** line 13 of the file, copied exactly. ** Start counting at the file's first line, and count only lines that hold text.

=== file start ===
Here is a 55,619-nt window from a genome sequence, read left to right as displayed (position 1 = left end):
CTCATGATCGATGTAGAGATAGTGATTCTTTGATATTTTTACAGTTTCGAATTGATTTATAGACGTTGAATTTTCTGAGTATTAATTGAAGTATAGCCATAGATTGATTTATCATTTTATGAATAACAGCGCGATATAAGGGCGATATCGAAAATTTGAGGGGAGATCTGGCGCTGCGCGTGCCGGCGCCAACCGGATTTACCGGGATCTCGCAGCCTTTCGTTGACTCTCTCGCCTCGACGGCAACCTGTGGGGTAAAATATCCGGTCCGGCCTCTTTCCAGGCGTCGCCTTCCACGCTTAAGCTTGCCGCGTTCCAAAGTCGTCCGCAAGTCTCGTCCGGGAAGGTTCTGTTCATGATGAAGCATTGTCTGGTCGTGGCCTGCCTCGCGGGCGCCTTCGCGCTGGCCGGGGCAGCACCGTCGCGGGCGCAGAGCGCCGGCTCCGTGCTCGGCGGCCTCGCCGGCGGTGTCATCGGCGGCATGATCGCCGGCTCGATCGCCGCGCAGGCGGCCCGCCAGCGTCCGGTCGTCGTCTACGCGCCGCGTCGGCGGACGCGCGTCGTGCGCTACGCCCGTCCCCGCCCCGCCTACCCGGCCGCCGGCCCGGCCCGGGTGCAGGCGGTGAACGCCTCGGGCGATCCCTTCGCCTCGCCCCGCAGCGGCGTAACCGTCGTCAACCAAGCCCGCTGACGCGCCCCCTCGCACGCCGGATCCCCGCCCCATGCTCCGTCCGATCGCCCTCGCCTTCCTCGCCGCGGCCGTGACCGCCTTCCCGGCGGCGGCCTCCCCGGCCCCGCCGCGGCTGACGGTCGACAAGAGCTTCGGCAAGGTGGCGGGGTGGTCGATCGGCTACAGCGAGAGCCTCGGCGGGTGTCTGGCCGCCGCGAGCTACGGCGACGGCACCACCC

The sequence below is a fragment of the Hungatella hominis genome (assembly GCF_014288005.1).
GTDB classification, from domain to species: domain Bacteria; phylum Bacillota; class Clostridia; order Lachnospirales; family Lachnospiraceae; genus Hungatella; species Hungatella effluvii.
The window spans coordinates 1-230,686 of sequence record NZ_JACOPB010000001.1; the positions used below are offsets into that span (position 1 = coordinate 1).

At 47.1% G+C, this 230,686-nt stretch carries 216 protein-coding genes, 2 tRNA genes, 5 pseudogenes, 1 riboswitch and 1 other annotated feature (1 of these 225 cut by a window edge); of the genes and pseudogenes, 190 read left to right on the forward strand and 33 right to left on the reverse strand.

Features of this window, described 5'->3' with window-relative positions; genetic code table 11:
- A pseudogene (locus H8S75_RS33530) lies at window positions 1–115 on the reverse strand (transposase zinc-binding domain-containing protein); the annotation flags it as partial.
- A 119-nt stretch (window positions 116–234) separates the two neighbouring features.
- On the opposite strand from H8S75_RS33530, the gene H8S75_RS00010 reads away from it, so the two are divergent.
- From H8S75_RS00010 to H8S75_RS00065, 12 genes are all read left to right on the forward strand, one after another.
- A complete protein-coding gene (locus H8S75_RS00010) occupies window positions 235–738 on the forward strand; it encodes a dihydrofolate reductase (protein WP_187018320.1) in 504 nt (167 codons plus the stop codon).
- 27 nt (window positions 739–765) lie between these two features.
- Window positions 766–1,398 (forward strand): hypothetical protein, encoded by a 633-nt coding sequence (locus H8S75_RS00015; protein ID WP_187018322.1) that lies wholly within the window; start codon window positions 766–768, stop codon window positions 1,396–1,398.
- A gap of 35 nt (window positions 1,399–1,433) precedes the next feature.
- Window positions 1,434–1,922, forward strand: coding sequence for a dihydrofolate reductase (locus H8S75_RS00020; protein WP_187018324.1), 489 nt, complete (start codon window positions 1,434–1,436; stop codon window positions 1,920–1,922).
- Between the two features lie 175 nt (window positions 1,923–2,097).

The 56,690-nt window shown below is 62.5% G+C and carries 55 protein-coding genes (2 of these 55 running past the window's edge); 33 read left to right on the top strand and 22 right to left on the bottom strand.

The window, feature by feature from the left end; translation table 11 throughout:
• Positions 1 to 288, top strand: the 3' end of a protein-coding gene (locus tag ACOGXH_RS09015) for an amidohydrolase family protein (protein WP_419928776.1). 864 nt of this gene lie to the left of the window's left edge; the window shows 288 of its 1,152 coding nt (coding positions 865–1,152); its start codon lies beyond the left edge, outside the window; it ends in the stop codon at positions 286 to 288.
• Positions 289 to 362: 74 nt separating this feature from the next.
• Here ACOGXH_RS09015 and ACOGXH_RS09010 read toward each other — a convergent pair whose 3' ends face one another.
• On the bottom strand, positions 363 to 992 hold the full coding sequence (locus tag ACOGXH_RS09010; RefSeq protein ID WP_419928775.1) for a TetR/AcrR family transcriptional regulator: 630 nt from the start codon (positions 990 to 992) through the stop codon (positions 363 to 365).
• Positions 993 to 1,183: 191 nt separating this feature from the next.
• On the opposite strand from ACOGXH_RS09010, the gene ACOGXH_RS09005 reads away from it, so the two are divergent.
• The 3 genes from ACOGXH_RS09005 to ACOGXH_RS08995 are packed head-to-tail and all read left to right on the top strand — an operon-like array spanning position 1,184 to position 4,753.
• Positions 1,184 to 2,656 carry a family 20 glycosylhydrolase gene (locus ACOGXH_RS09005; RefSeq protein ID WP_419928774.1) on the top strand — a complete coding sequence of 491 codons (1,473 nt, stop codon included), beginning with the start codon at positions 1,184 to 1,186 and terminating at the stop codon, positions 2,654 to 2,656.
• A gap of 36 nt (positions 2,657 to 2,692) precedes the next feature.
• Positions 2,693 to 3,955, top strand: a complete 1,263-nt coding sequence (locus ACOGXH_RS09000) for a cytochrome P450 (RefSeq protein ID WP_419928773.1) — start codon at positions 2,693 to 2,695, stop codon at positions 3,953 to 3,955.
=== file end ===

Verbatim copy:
- 27 nt (window positions 739–765) lie between these two features.